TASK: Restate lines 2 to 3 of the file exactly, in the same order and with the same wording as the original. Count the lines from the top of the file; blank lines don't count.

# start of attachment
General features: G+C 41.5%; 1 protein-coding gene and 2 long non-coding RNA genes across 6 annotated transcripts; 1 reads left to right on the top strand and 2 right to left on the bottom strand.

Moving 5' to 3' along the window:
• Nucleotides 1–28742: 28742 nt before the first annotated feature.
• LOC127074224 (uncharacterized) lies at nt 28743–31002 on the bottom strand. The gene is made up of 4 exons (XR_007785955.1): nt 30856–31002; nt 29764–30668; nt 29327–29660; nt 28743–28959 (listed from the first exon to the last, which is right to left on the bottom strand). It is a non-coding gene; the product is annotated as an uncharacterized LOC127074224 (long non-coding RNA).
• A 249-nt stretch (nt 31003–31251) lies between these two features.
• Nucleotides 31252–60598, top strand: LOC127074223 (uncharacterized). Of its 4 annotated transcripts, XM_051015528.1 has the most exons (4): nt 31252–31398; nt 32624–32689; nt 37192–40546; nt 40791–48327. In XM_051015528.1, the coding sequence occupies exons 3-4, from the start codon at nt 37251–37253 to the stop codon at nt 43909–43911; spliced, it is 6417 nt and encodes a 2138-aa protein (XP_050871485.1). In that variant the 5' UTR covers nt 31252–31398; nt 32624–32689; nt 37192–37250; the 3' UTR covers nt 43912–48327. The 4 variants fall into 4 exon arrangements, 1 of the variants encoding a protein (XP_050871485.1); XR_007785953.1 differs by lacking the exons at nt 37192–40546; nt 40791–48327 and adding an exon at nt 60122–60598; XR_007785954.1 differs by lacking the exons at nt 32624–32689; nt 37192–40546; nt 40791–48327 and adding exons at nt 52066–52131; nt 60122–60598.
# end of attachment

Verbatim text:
Moving 5' to 3' along the window:
• Nucleotides 1–28742: 28742 nt before the first annotated feature.